To the Moon [PC] Sept 21, 2012 22:51:54 GMT -5
Post by solidbatman on Sept 21, 2012 22:51:54 GMT -5
To the Moon was developed with RPG Maker, meaning that sprite based graphics are what you should expect. What really stands out in this game is the color usage. Earth tones are used keeping a sense of realism to a game where it would be easy to lose that. Atmosphere is very well done thanks to the color usage, as well as the static used during the memories. The memory then clarifies after all the links are found (more on that in a bit) which then shows off the great color choices. But being perfectly honest, the visuals of this game take a back seat to the music and story telling. The visuals simply get the job done despite the humble use of RPG Maker.
The soundtrack is amazing. It never overpowers the scene, and listened to without playing the game, its just some nice music. The way it fits the story and mood of the game, however, is what makes it amazing. From the opening theme, to the tune Johnny composes for his wife, to the end theme, the piano melodies are peaceful, somber, and uplifting all at the same time. The other tunes also are perfect for the scenes they are used at. In short, the music adds to the game without taking over the scene or being too fancy. Sticking to a more simple soundtrack benefits the story telling in this game a lot. So don't expect epic musical scores, but simple peaceful piano melodies. (Also, the one song with actual lyrics is perfectly placed and sung. Right in my feels).
There really isn't much game play, and what game play there is can get clumsy at times. Essentially you have to find the memory links to move through Johnny's memories. To do that, you simply walk around and click the object. There are one or two little mini games involved. After you find all 5 memory links in a memory to move forward (backwards?) you have to solve a very simple puzzle. There are no time limits to any story elements and no penalties for taking a while on puzzles. Movement can be a bit clumsy at times and a later mini game controls pretty poorly towards the end of the game, but the lack of punishment for messing up makes up for this. Otherwise, To the Moon plays out more like a digital novel. Simply click to advance the story type gameplay. That isn't a bad thing in this case either.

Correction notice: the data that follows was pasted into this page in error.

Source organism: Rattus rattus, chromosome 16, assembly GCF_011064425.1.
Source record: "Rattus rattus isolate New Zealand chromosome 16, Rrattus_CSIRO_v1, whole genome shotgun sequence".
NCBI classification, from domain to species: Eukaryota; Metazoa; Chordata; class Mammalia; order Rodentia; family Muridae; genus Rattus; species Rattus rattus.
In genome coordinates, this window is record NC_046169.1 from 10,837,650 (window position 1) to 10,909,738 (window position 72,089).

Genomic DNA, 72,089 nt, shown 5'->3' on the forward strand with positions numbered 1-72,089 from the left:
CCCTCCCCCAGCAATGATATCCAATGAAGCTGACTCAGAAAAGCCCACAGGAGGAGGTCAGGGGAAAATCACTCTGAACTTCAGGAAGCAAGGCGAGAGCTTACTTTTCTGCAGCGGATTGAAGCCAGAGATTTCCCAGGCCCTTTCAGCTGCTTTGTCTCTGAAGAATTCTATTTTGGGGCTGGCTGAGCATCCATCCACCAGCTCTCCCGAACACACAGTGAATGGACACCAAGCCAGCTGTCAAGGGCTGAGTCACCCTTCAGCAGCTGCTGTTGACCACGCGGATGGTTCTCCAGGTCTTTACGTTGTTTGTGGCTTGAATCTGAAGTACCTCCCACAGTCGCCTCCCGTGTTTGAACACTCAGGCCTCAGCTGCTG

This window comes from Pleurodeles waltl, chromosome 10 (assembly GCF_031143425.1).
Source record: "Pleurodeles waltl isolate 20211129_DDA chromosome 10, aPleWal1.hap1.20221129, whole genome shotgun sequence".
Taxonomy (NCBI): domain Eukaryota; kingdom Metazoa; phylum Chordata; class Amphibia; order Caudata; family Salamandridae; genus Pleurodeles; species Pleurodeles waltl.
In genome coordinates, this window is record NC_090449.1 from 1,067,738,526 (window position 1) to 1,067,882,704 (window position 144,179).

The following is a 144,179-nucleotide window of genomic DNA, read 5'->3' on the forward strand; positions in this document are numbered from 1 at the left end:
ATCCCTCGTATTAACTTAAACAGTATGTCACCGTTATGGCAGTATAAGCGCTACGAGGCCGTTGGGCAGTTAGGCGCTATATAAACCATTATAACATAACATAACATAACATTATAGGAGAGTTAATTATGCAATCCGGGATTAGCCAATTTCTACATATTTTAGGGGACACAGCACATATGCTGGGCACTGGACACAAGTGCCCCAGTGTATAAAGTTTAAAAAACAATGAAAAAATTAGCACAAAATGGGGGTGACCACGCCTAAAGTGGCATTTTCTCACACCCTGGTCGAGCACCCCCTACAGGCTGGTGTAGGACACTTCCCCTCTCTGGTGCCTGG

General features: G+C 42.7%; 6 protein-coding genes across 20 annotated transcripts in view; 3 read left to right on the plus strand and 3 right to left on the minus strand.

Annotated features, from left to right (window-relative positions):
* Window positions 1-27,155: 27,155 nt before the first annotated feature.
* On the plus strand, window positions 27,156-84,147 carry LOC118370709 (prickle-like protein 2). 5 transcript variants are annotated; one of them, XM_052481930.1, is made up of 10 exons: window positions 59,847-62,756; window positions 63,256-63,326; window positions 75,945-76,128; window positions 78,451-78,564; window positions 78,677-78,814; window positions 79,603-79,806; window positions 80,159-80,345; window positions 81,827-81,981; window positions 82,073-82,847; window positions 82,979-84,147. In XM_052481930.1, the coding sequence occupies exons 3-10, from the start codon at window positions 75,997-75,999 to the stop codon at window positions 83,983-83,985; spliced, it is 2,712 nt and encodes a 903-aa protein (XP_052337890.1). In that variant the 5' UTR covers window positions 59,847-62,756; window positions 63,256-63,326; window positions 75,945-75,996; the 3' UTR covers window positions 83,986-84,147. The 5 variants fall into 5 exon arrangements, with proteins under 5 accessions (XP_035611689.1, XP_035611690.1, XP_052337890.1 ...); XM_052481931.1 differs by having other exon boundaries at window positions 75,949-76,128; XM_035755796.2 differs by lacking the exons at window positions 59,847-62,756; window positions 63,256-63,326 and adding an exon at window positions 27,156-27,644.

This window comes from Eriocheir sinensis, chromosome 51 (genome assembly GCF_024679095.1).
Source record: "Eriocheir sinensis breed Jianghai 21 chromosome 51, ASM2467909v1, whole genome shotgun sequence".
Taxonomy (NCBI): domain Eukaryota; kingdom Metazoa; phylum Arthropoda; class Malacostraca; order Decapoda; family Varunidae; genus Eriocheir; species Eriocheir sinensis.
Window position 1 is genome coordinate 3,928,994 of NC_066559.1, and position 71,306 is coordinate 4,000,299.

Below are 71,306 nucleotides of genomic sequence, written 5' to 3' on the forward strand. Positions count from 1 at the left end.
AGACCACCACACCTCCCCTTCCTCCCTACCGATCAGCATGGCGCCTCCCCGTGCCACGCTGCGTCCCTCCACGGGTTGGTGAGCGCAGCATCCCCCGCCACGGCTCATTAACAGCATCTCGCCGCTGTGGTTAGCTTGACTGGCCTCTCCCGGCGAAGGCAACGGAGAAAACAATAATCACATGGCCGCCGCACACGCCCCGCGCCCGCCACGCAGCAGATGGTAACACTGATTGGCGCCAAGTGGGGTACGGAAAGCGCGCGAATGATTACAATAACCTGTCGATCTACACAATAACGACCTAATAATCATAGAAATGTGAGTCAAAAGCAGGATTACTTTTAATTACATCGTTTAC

This is where To the Moon shines. Dr. Eva Rosalene and Dr. Neil Watts are very special doctors. They use technology to give people another chance at life through their memories, basically granting their patients greatest wish. But due to the nature of having two lifetimes worth of memories, the procedure can only be done to someone on their deathbed. The doctors enter their patients memories and witness those memories back to childhood then transfer that wish over, giving their dying patient a new life all inside their head. The patient then would have a few moments of bliss before passing away. Our two doctors are answering another routine call for a man named Johnny, who has only hours left to live. They enter his memories to find out his greatest wish. The wish, is to go to the moon. The problem is, Johnny has no idea why he wants to go. It's up to the two doctors to piece together the puzzle and fulfill his wish.
Through the two doctors, we watch Johnny's life unfold in reverse chronological order. And because of this, it makes things more suspenseful as we see effects of his decisions before we see the cause of his decisions. Johnny, himself is a deep complex character who shows many flaws making him feel even more human. Interestingly enough, Eva and Neil both are deep characters as well and their banter and observations are very interesting to see. What makes things even more interesting is that we can only see what Johnny remembers. This makes for some powerful scenes and object symbolism.
The story is why I am in love with this game. It's extremely powerful and emotional to witness the triumphs and tragedies in Johnny's life. It is one of my favorite stories ever told in video games, or even one of my favorite stories ever. I loved every second of it.
I loved this game, and I am having a hard time putting it into words just how great of a game this is. While it lacks gameplay and the visuals are basic, the story and music are nearly perfect and powerful making To the Moon one of the best ways I have spent have spent 3 hours. In whole, the game stands up better than broken apart and rated like we do here (hence the very high overall score). It is fairly short, but is not rushed and is fully fleshed out. I urge you to take the $10 plunge and watch this incredible story unfold.